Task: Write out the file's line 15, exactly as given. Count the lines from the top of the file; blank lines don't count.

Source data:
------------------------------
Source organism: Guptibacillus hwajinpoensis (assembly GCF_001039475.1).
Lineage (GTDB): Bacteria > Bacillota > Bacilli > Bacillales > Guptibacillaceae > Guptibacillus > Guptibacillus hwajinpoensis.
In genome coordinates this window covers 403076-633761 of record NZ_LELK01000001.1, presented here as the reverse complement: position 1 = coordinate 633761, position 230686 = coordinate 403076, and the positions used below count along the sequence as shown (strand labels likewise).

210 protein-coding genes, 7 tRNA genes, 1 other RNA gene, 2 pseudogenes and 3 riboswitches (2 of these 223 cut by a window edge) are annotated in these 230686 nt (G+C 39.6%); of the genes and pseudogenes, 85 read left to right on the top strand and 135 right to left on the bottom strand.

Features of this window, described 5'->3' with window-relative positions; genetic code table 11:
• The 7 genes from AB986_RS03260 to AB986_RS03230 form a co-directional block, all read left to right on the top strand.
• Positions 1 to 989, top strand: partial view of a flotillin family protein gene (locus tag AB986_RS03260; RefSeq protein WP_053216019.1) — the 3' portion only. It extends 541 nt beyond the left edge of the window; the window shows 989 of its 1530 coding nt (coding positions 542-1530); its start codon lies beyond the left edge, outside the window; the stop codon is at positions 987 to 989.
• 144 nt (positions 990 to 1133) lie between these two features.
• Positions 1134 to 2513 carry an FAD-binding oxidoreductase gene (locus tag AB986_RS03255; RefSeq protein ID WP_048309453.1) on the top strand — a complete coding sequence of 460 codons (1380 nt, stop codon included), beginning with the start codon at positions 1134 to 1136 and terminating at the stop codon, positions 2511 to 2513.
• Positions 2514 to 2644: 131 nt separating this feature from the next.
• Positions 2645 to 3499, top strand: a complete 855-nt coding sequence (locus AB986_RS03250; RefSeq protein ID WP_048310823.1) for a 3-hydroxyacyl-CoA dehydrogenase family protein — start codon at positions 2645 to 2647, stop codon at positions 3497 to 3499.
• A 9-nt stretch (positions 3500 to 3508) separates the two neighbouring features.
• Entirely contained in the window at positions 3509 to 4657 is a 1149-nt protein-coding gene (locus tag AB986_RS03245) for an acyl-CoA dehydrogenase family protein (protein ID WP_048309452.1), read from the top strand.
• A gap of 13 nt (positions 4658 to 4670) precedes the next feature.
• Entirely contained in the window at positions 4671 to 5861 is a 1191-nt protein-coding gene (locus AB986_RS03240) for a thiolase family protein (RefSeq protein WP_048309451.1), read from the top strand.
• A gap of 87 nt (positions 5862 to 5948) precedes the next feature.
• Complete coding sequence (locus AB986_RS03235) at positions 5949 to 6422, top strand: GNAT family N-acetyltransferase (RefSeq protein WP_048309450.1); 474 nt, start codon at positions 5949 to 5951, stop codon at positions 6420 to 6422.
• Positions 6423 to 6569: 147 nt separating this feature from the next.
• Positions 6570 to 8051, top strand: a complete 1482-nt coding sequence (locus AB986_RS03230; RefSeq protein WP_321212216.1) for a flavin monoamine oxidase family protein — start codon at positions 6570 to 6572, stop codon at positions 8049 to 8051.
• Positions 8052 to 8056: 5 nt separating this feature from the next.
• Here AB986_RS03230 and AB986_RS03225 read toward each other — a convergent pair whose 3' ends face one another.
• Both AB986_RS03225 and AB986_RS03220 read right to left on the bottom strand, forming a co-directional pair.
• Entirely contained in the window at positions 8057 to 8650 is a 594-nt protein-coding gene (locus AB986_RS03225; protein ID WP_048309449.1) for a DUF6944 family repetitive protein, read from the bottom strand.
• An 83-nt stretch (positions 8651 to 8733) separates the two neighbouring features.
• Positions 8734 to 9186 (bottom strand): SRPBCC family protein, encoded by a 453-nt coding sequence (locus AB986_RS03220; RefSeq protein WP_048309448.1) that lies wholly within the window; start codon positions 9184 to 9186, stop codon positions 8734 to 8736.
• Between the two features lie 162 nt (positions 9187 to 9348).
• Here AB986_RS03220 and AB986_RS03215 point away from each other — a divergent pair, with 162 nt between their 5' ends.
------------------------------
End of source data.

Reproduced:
• Entirely contained in the window at positions 4671 to 5861 is a 1191-nt protein-coding gene (locus AB986_RS03240) for a thiolase family protein (RefSeq protein WP_048309451.1), read from the top strand.